so a 500Mhz arm should do nicely too, when it's ready to go in rom
or a 200Mhz mips from a reflashed router, although they have no obvious parallel ports
the problem with an ARM is finding a RTOS for it
it's not that common and streamline as for x86
routers already run VxWare usually
RTAI has an ARM port, but for some older ARM chips, and it works with ancient kernels
arm may be risc but it has some horrors
ARM (StrongARM; ARM7: clps711x-family, Cirrus Logic EP7xxx, CS89712, PXA25x)
there's no particular reason to choose arm. no cnc machine needs to worry about power use
so a nano itx is probably the way to go
although mips & ppc are obviously cheap enough to use in consumer gear
I'd chose one of the Atom boards
I know lots of people used them
successfully with emc2
Intel D945GCLF2 mini-ITX
yeah they were offering samples of atom + bridge for $45. I'd have liked a cnc mill then
take the reference design, add a few ls373 for extra parallel ports. job done
would a 66Mhz NDS do the trick? no RTOS just hard coded interrupt handling
ah I can find out :) you can get linux on the NDS now
right I gotta find a working nic for the emc machine. bbl
I have used the d945glf2 - works great - eric on the list built a 2 core kernel for it that has a lot better latency
With the stock ubuntu install It isn't steller (a bit under 20us)
I think eric was getting sub 10us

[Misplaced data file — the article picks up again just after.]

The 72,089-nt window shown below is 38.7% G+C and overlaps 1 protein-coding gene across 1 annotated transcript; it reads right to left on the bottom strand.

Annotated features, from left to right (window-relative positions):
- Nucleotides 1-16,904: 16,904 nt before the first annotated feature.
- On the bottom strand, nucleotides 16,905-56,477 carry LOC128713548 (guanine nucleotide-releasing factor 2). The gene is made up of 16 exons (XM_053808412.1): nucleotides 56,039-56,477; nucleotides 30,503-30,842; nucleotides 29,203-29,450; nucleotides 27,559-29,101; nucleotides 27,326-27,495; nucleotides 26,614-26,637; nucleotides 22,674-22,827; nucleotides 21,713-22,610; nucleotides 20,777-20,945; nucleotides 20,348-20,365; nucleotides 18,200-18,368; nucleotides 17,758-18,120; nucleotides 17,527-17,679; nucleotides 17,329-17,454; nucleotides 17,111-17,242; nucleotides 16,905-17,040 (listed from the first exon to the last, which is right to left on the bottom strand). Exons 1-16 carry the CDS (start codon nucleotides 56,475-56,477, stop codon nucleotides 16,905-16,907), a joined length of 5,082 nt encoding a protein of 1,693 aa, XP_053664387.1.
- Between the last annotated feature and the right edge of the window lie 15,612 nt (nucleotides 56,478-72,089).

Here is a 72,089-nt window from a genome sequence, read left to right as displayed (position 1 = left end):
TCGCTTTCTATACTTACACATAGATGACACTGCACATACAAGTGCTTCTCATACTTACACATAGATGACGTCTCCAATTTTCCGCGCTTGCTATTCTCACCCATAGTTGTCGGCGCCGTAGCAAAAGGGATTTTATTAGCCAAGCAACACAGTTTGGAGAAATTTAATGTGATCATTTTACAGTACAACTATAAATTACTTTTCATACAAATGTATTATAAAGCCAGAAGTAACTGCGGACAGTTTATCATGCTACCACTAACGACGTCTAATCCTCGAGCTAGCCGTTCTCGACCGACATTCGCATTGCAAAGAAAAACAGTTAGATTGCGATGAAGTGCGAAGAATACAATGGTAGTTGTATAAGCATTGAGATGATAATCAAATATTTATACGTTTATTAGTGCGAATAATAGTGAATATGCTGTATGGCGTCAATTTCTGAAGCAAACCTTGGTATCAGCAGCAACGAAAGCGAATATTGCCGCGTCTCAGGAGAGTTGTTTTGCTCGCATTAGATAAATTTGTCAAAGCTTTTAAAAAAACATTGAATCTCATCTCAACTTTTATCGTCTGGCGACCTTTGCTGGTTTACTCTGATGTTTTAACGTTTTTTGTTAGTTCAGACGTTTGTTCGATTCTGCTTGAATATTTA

unde 3us iirc
maybe someone can work on an optimizer for the kernel scheduler that could be tweaked for given applications
well, RTAI runs outside the linux context
so the kernel scheduler is irrelevant
right was thinking of RTLinux
well RTAI also has a scheduler so I don't understand your point alex
so it's bus mastering that breaks RTAI? hmm, maybe intel nic not ideal after all
killer NIC would be the thing. it handles all the network traffic
bus mastering is one lock you can't override with any priority
although you probably could with a modern chipset with multiple ram paths
idle speculation again, sorry :)
idle speculation is good reading when you have nothing else to do :P
no it isn't. if I'm wrong I pollute your brain and this channel
IRC = clear question + informed answer. hrrmph
you just have to remember it's just speculation :P
MattyMatt is now known as IdleSpeculation
IdleSpeculation: at least it's supposed to ;)
IdleSpeculation is now known as MattyMatt
how i make print in ruby?
tomp is now known as tom3p
MarkusBec is now known as MarkusBec_away
does anyone know who used to run nerdulator.net, or where this page has been moved to? http://18.104.22.168/search?q=cache:3sXxM9k3UwIJ:ns2.huboftheearth.com/9x20/cnc.html+ngineering9x20_CNC.html&cd=1&hl=en&ct=clnk&gl=us&client=iceweasel-a